C. Enzyme Stability
In order to study the stability of the various reagents in the colorimetric/enzymatic detection system, the following experiments were carried out. ATCI was prepared in Tris buffer with the goal of making up the ATCI and DTNB in one solution. However, the background color of the ATCI added to the DTNB increased over time (1 to 2 days). A new working solution of ATCI was prepared and the mixture of the ATCI and DTNB was again clear. The next day the ATCI and DTNB was mixed and a pale yellow color was again observed. Another ATCI solution was prepared in deionized water and the new ATCI solution was mixed with DTNB on several days and no color was produced. Thus, ATCI is not stable in Tris buffer, and ATCI and DTNB will not be able to be prepared in a single solution.
Lyophilized powder of the AChE was purchased and diluted with 1 mL of deionized water. This stock solution was stored frozen. The working solution of the stock was made by diluting an aliquot of the stock with Tris buffer and another working solution was prepared by dilution with deionized water. The two working solutions were compared spectrophotometrically, and the working solution prepared in Tris buffer had a higher absorbance. Because of the higher absorbance of the Tris buffer solution, other AChE working solutions were made using the Tris buffer instead of deionized water.
III. Quality Control
A. Ion Mobility Spectroscopy
A blank swab was tested at the start of the day and between samples that caused the IMS to alarm. The verification sample was analyzed to check the performance of the IMS. An IMS bake-out cycle was preformed when carryover to the blank sample was detected.
Reagent blanks were processed and measured along with the samples. A positive control samples was added that was measured before to and after each test.
IV. Results and Discussion
A. Ion Mobility Spectroscopy
Ethyl parathion was the first simulant to be tested. Multiple peaks were observed. Attempts to improve detector response by changing the desorber temperature where unsuccessful due to the degradation temperature of ethyl parathion (120° C.). Thus, ethyl parathion was deemed unsuitable for testing purposes and replaced with methamidophos.
DFP was next tested, in both MeOH and pentane, to address possible interference from the MeOH. Two peaks were observed (DFP1 and DFP2), a common outcome in IMS spectra. The ratio of these two peaks was concentration dependent. Table 1 shows peak area data for DFP2, which was found to behave more linearly as a function of concentration than DFP1.
TABLE-US-00001 TABLE 1 DFP2 calibration data for DFP in pentane. Std Average Amount Concentration Area Found 2.5 0 2.24 2.5-20 5 14.2 5.84 Slope 3.948 10 27.4 9.91 Intercept -8.86087 20 71 20.23 RSQ 0.9918 50 133.7 36.11 100 176.8 47.03 200 239.9 63.01 500 252.6 66.23
The range of sample sizes used for the calibration curve was 2.5 to 20 ng. Concentrations above 20 ng did not give a linear response. FIG. 2 is a screen capture of the IMS display of a 50 ng DFP sample. Different desorber, inlet and drift tube temperatures were tested to achieve the best response. The final optimized temperatures were 110° C. for the desorber, 110° C. for the inlet and 130° C. for the drift tube.
A third simulant, methamidophos, is insoluble in pentane, so was tested in MeOH. FIG. 3 shows a screen capture of the IMS display for a 200 ng sample of methamidophos. Different desorber, inlet and drift tube temperatures were tested to achieve the best response. The final optimized temperatures were 170° C. for the desorber, 200° C. for the inlet and 150° C. for the drift tube.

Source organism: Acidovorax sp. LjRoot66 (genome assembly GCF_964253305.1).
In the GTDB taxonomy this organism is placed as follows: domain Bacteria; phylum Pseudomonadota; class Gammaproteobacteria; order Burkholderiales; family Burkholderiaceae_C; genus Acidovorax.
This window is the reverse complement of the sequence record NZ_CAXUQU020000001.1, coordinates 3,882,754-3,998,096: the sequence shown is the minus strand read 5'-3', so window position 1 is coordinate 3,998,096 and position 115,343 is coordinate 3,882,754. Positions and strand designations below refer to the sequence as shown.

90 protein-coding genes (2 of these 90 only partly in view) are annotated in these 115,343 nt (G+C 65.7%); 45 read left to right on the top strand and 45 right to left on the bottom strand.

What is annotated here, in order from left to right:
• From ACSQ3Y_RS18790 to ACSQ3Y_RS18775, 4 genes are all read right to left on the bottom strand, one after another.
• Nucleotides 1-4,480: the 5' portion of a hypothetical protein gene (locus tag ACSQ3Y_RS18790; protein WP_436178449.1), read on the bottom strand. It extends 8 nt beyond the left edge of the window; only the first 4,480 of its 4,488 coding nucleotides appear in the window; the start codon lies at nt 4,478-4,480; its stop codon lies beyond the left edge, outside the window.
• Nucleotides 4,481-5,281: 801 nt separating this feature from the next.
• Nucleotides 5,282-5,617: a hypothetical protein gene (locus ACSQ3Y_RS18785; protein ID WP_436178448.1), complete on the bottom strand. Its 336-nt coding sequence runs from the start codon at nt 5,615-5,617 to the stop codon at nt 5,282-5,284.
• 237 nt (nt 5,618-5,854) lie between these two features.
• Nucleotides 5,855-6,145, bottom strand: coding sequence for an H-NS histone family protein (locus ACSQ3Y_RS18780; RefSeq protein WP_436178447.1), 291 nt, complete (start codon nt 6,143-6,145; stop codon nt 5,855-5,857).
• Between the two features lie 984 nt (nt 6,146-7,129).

During the testing of methamidophos, issues related to sample carryover and response reproducibility were noted. Blank control tests after positive samples revealed a carryover problem. However, this may be related to the fact that the drift tube temperature of 150° C. was limited by the instrument control software. Because of the low volatility of methamidophos, we hypothesize that the carryover issue will be resolvable by attaining higher drift tube temperatures. In addition, it was observed that the peak areas were different if a new swab was used. An experiment was carried out to understand these differences. As shown in Table 2, the first measurement with a fresh swab is significantly different than subsequent measurements. This suggests that conditioning the swab to will improve the reproducibility of the measurement. An FTIR/Microscope analysis of the swab material'was completed and the swabs used in this testing were determined to be a Rayon material.
TABLE-US-00002 TABLE 2 Reproducibility of methamidophos IMS data. Replicate Area 1 118 2 46.9 3 59.9 4 67.1 5 43.5 Average 54.35 Std Dev 11.054 % RSD 20.3
A calibration curve was not calculated for methamidophos due to is the above carryover and reproducibility issues.
Two general detector reaction classes were explored: reactions generating a change in pH based on HTM reaction with cholinesterase, and reactions based on cholinesterase inhibition by reaction with HTMs.
1. pH Change
This method is based on the fact that hydrolysis of HTMs generate acidic species. HTMs based on phosphonates release phosphonic acids upon hydrolysis. In addition, many HTMs are phosphonyl fluorides, which additionally release hydrogen fluoride (HF) upon hydrolysis. This to is, in principle, a highly sensitive method for detecting HTMs, since the amount of HX that must be released to effect a pH change from neutral (pH 7) to an easily detectable change, i.e., approximately pH 6, is only 1×10-6 mol/L, corresponding to an HTM concentration on the order of 0.1 ppm.